Philadelphia is the sixth most heavily populated city in the United States and is the biggest city in the state of Pennsylvania. The city covers an area of one hundred and thirty-five square miles and has a population of over one and a half million people in the city limits. The greater Philadelphia area has a population of almost six million people, making it the fifth largest metropolitan area in the United States. Philadelphia is the seat of Philadelphia County and is known by a variety of nicknames which include “City of Brotherly Love” and “Philly”.
Philadelphia is a city that can trace its history to well before the sixteenth century. This is when the area was occupied by a Native American tribe known as the Lenape tribe. During the 1620s, Dutch explorer Dutchman Cornelius Jacobsen Mey explored what is currently known as Delaware Bay. This led to the establishment of a Dutch fort on the western bank of the bay at Swanendael. A decade or so later, German and Dutch stockholders founded the New Sweden Company in order to trade for tobacco and animal hides in the Americas. In 1637, the company’s first expedition left from Sweden under the guidance of Commander Peter Minuit. Peter Minuit was previously the governor of a Dutch colony called New Netherland, located on Manhatten Island, from the 1620s to the 1630s. In March of 1638, the ships arrived at Delaware Bay and immediately began construction of a fort on what is now Wilmington.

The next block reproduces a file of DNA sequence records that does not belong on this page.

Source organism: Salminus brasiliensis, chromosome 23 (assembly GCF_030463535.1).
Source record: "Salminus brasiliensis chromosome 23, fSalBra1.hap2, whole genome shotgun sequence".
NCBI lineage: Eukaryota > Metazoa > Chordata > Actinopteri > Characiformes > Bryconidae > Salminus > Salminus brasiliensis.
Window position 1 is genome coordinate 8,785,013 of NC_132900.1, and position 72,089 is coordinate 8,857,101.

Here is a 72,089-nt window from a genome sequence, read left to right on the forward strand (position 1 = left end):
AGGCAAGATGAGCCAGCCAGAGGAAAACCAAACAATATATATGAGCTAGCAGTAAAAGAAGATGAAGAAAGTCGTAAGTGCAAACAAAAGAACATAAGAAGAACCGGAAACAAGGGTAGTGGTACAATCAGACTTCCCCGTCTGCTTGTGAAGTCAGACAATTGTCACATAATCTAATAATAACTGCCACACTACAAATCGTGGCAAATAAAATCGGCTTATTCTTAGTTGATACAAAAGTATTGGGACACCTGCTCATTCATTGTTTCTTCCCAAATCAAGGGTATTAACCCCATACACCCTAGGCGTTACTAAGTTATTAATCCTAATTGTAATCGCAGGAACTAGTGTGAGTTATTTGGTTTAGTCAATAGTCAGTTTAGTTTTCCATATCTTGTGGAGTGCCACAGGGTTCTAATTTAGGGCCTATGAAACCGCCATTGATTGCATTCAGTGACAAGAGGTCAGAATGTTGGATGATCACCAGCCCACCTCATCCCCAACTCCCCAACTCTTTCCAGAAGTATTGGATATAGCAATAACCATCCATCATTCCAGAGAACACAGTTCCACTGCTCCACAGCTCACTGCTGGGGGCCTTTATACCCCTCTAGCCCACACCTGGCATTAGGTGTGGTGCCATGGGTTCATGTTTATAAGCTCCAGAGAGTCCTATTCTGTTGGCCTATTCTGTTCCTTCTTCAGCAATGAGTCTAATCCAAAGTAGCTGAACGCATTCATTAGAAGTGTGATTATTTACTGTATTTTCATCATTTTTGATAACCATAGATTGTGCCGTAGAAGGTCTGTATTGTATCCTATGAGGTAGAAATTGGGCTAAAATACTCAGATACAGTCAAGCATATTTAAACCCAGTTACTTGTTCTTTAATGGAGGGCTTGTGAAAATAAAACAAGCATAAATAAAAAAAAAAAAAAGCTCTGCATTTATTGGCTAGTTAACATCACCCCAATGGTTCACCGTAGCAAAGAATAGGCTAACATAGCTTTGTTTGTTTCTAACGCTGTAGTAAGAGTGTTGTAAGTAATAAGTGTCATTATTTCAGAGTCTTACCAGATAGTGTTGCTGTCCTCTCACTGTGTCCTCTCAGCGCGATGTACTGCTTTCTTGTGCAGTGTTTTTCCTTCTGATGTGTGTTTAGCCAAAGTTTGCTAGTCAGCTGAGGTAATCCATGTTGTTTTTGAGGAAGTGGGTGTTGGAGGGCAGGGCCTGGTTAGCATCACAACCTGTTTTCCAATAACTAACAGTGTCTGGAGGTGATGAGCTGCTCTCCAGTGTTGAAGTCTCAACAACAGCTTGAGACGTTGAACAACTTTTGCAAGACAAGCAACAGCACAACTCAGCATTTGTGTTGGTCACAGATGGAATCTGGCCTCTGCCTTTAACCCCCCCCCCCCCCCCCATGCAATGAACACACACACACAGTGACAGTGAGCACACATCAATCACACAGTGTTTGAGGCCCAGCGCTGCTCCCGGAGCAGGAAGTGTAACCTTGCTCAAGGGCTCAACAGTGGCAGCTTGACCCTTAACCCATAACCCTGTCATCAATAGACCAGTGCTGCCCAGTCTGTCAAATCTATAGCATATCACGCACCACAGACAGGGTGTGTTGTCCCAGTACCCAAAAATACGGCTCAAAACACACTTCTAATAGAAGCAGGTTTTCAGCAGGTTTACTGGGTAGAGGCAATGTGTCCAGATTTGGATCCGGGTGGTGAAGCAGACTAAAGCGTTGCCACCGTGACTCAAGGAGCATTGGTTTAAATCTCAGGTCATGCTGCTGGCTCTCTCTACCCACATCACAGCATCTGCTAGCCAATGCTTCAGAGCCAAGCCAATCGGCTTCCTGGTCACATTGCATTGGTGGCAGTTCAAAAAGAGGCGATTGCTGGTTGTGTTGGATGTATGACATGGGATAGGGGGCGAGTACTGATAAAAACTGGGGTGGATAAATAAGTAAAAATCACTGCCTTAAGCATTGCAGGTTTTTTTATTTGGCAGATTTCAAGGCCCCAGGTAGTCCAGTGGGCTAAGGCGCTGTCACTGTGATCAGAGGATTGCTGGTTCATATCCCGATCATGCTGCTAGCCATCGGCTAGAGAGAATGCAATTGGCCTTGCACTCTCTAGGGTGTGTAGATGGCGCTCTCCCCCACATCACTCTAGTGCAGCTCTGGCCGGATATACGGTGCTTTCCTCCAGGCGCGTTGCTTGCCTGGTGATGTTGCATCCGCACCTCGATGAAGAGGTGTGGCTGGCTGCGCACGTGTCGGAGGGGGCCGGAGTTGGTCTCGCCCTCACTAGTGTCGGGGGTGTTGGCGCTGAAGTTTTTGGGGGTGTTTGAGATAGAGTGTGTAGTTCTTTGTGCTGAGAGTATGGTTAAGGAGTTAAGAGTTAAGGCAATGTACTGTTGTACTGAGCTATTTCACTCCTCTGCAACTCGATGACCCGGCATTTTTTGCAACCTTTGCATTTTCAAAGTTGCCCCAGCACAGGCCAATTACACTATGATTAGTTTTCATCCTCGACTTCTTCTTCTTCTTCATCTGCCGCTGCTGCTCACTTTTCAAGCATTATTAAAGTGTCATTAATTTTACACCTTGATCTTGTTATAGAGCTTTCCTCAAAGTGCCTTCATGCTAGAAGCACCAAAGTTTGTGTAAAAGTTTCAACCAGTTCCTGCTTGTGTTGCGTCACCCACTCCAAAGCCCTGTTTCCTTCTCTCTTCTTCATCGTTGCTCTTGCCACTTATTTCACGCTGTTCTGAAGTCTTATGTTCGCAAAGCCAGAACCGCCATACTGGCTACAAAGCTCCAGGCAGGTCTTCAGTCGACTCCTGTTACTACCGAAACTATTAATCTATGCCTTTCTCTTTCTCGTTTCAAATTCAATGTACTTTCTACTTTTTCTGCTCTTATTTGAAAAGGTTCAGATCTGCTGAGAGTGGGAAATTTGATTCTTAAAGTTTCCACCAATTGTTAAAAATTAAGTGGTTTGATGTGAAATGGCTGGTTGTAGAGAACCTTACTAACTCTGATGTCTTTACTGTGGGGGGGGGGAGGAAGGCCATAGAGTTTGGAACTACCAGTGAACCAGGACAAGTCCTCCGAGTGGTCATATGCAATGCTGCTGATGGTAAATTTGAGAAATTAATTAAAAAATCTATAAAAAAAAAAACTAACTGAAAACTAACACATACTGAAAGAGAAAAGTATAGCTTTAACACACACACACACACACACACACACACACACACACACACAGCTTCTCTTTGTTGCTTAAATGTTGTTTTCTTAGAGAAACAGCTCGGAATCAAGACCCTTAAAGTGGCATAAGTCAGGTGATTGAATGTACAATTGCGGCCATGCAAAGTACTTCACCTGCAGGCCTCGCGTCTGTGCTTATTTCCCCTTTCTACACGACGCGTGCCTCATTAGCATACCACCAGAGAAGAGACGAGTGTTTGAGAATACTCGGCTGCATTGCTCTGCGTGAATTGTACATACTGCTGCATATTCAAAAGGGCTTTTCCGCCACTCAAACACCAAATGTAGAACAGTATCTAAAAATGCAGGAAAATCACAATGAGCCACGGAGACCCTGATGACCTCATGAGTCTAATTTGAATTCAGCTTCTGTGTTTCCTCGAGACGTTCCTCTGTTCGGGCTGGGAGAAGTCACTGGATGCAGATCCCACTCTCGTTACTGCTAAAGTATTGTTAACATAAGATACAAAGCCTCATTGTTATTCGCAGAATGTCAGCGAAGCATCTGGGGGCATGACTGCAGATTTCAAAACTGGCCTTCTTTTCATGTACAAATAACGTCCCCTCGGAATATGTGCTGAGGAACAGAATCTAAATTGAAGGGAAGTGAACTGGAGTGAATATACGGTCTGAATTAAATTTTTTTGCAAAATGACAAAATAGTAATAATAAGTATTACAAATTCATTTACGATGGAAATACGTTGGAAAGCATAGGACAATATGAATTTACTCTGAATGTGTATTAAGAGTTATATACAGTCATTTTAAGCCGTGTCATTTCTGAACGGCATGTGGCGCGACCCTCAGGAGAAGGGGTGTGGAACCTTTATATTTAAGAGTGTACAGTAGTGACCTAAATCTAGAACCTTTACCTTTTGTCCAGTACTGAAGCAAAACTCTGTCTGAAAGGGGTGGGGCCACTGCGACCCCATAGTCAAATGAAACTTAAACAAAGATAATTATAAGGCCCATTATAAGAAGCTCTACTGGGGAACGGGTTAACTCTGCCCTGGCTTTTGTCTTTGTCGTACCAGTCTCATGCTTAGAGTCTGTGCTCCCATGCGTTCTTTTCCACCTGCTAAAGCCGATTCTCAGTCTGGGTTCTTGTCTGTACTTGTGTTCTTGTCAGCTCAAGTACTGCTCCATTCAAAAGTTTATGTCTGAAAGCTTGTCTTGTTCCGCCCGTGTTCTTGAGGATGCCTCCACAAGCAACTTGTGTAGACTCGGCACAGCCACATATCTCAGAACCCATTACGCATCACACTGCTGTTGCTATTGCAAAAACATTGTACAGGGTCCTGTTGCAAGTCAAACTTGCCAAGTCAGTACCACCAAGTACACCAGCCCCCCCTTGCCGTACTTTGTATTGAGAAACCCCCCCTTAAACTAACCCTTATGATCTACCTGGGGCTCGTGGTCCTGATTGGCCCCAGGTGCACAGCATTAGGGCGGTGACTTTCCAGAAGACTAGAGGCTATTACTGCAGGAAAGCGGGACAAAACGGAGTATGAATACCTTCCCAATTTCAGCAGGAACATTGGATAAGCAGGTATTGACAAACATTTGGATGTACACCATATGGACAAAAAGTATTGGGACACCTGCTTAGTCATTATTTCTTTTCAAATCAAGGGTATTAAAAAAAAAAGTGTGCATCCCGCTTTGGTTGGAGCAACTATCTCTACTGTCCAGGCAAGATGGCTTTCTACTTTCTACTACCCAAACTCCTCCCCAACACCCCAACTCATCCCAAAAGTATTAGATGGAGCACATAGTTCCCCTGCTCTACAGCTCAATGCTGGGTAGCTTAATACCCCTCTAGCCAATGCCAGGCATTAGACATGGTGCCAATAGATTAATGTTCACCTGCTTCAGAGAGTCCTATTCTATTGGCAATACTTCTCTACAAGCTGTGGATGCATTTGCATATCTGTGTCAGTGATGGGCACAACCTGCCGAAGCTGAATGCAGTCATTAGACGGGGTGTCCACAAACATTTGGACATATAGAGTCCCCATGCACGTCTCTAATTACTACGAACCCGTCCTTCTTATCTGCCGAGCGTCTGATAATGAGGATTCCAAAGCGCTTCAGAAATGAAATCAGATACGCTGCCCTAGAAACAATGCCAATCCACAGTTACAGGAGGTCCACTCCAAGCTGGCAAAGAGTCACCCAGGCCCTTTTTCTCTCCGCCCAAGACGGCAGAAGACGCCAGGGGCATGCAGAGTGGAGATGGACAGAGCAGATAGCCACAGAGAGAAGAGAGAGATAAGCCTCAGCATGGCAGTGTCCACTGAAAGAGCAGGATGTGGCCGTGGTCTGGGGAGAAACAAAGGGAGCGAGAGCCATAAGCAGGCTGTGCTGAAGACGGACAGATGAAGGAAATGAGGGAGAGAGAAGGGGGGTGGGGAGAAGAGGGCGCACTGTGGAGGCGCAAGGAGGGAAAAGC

In 1861, Charles II of England granted a charter to William Penn to allow him to build the colony of Pennsylvania. After he received the charter, William Penn purchased lands from the Lenape Indian tribe. He then sent commissioners down to the area of the settlement and instructed them to set aside ten thousand acres for the city. The commissioners began to lay the city out from Wicaco settlement, north along the Delaware River. In October of 1682, William Penn landed in the area and checked on the progress of the settlement. To his disappointment, the city plan wasn’t expansive enough and he proceeded to expand the city west towards the bank of the Schuylkill River. From 1683 to 1701, the city experienced a population growth of around three hundred residents to over twenty-five hundred residents. The city experience a great influx of immigrants from various ethnic backgrounds including English, Welsh, Dutch, African, Finnish, Swedish and German peoples. In 1701, William Penn issued the city a charter and established it as a city.